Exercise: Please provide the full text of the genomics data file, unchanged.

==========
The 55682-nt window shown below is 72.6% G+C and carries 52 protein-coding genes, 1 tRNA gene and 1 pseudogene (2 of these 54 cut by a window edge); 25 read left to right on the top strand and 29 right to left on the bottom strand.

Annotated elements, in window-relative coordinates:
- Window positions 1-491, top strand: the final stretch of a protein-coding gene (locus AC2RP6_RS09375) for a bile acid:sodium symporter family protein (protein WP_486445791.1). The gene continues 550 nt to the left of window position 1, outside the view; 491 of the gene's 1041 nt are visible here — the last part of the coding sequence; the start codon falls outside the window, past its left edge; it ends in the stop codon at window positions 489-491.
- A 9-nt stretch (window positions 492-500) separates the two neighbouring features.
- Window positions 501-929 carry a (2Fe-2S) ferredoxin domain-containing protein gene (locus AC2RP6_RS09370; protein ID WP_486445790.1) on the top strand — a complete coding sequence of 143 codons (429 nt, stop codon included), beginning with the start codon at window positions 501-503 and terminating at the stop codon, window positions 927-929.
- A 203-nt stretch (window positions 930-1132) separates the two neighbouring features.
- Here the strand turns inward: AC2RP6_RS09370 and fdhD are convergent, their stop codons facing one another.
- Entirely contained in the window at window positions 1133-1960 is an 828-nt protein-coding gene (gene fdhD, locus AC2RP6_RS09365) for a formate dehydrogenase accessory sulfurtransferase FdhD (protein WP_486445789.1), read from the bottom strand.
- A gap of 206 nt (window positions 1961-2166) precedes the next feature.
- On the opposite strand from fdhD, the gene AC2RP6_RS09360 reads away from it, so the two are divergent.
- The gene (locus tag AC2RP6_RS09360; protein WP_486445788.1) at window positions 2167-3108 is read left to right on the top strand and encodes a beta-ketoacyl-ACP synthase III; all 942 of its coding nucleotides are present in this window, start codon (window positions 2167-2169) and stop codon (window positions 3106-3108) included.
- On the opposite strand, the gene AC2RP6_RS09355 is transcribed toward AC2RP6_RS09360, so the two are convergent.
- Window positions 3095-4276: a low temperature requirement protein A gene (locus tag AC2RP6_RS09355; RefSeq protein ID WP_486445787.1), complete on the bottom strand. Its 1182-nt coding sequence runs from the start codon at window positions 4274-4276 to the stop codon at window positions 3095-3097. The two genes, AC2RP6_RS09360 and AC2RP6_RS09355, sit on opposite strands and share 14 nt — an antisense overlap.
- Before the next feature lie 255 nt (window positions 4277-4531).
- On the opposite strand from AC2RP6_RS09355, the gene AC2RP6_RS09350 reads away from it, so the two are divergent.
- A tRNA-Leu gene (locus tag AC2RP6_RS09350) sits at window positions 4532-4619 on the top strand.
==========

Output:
The 55682-nt window shown below is 72.6% G+C and carries 52 protein-coding genes, 1 tRNA gene and 1 pseudogene (2 of these 54 cut by a window edge); 25 read left to right on the top strand and 29 right to left on the bottom strand.

Annotated elements, in window-relative coordinates:
- Window positions 1-491, top strand: the final stretch of a protein-coding gene (locus AC2RP6_RS09375) for a bile acid:sodium symporter family protein (protein WP_486445791.1). The gene continues 550 nt to the left of window position 1, outside the view; 491 of the gene's 1041 nt are visible here — the last part of the coding sequence; the start codon falls outside the window, past its left edge; it ends in the stop codon at window positions 489-491.
- A 9-nt stretch (window positions 492-500) separates the two neighbouring features.
- Window positions 501-929 carry a (2Fe-2S) ferredoxin domain-containing protein gene (locus AC2RP6_RS09370; protein ID WP_486445790.1) on the top strand — a complete coding sequence of 143 codons (429 nt, stop codon included), beginning with the start codon at window positions 501-503 and terminating at the stop codon, window positions 927-929.
- A 203-nt stretch (window positions 930-1132) separates the two neighbouring features.
- Here the strand turns inward: AC2RP6_RS09370 and fdhD are convergent, their stop codons facing one another.
- Entirely contained in the window at window positions 1133-1960 is an 828-nt protein-coding gene (gene fdhD, locus AC2RP6_RS09365) for a formate dehydrogenase accessory sulfurtransferase FdhD (protein WP_486445789.1), read from the bottom strand.
- A gap of 206 nt (window positions 1961-2166) precedes the next feature.
- On the opposite strand from fdhD, the gene AC2RP6_RS09360 reads away from it, so the two are divergent.
- The gene (locus tag AC2RP6_RS09360; protein WP_486445788.1) at window positions 2167-3108 is read left to right on the top strand and encodes a beta-ketoacyl-ACP synthase III; all 942 of its coding nucleotides are present in this window, start codon (window positions 2167-2169) and stop codon (window positions 3106-3108) included.
- On the opposite strand, the gene AC2RP6_RS09355 is transcribed toward AC2RP6_RS09360, so the two are convergent.
- Window positions 3095-4276: a low temperature requirement protein A gene (locus tag AC2RP6_RS09355; RefSeq protein ID WP_486445787.1), complete on the bottom strand. Its 1182-nt coding sequence runs from the start codon at window positions 4274-4276 to the stop codon at window positions 3095-3097. The two genes, AC2RP6_RS09360 and AC2RP6_RS09355, sit on opposite strands and share 14 nt — an antisense overlap.
- Before the next feature lie 255 nt (window positions 4277-4531).
- On the opposite strand from AC2RP6_RS09355, the gene AC2RP6_RS09350 reads away from it, so the two are divergent.
- A tRNA-Leu gene (locus tag AC2RP6_RS09350) sits at window positions 4532-4619 on the top strand.